A great way to prepare for a campaign (whether an annual campaign or major gift campaign) is to do a survey with your current constituents. This can provide great information – such as what people think of your organization, what things they think you might do better, if they might consider giving (or giving more) to your organization, what is important to them, etc. But, how do you create a survey that people will actually take the time to complete? This article talks about five things to do including: how to distribute the survey, keeping it the right length, proofing and testing the survey, formatting of questions, and increasing participation through incentives.
First, how are you distributing the survey? It needs to be easy to complete the survey and get back to you. There are some great on-line tools that can assist with that. Constant Contact offers a survey tool as part of its communications package. Zoomerang and SurveyMonkey both have free options for small surveys. Whether it is an email survey or a written survey, it should be sent with a brief introduction that outlines how long the survey is and about how long it will take to answer it. It should also include an overview of how the information will be used. Regardless, instead of including it as part of a newsletter or other mailing, send it by itself. Of course mentioning it in a newsletter to let people know it is coming is a good idea as well.
Next, how long is your survey? If it’s too long, people will not be willing to take the time to answer it. If it’s not long enough, you won’t get the information you need. So it is very important to define what you most want to get from the survey and not ask questions that won’t be relevant for your purpose.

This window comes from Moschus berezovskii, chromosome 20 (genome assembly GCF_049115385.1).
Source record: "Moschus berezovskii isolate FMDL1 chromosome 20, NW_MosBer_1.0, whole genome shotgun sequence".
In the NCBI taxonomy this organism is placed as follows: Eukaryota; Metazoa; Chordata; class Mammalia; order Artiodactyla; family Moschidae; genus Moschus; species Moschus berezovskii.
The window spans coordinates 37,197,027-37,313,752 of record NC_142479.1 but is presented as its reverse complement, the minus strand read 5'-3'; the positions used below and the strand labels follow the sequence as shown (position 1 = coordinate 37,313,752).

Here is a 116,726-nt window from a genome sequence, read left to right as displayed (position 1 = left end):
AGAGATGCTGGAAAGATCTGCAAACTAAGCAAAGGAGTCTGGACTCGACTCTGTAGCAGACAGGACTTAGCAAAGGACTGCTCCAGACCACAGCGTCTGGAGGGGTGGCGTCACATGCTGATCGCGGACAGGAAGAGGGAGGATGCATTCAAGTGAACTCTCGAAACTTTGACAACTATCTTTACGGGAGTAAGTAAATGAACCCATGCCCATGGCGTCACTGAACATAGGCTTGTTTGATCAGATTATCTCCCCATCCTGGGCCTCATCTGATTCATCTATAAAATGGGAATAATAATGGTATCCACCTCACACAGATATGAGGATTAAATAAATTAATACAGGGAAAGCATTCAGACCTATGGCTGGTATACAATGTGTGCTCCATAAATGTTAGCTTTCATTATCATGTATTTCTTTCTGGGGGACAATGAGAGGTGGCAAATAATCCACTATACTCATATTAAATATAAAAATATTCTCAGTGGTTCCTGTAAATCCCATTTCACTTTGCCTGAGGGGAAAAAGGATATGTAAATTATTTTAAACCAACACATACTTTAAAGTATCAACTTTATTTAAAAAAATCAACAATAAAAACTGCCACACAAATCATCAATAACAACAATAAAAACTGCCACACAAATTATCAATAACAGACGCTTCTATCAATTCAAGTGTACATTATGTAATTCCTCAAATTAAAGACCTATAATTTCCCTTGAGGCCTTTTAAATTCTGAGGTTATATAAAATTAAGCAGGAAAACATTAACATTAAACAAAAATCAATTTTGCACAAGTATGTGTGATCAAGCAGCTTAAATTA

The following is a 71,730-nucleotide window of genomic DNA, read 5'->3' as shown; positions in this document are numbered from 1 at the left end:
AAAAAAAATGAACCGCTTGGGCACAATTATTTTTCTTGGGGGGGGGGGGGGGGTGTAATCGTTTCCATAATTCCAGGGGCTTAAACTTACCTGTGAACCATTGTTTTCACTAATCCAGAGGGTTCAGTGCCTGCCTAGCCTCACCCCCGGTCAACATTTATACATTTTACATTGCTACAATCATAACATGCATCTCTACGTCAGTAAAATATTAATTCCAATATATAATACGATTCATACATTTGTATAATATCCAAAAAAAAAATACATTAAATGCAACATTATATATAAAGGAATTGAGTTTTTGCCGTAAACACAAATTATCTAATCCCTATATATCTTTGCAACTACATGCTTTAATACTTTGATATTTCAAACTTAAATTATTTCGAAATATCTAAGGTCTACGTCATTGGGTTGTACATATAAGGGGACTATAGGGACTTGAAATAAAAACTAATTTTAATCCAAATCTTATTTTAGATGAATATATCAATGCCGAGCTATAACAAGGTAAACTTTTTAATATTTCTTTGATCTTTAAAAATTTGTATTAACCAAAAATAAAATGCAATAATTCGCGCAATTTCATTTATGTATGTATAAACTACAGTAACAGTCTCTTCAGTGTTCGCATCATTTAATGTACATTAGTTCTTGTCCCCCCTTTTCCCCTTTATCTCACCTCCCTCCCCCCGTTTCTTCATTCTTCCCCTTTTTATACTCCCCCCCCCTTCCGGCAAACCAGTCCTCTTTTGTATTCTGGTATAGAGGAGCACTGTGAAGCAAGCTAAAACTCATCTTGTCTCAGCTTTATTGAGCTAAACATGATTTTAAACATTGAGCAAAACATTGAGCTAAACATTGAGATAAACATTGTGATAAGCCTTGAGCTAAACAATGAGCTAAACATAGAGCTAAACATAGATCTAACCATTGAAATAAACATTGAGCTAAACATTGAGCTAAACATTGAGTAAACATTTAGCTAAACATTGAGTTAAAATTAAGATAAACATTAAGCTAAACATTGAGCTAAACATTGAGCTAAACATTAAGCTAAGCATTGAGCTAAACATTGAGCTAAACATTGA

Is it well-written and does it work? Poor grammar, misspelling words and run on sentences can easily turn responders off. In on-line surveys, plan on having a small group test the survey to make sure that everything works properly before it is sent to the full list. I recently went on-line to complete a feasibility study survey for a charity that my husband and I support. The survey didn’t work properly and we were unable to complete it online.
Finally, does the format of the question (and answer) make sense? Typically if you are asking someone to rank how they feel about something, it’s generally a good idea to have an odd number of options (if they don’t feel one way or the other about, they can select the neutral (middle) option. With questions that have multiple choices, you’ll probably want to include an ‘other’ selection (and include a line for people to fill in what that ‘other’ means).
Offering some type of incentive for participation can also help. Maybe a free registration to an event that you would typically charge for, or a gift certificate from a local restaurant (in many cases you may be able to get one donated – it would provide visibility for the restaurant).There are many options, but try to find one that relates to your organization.
There is much written about how to write surveys (one of my college classes spent many weeks on this subject), but this should help you get started. Please let me know what you think!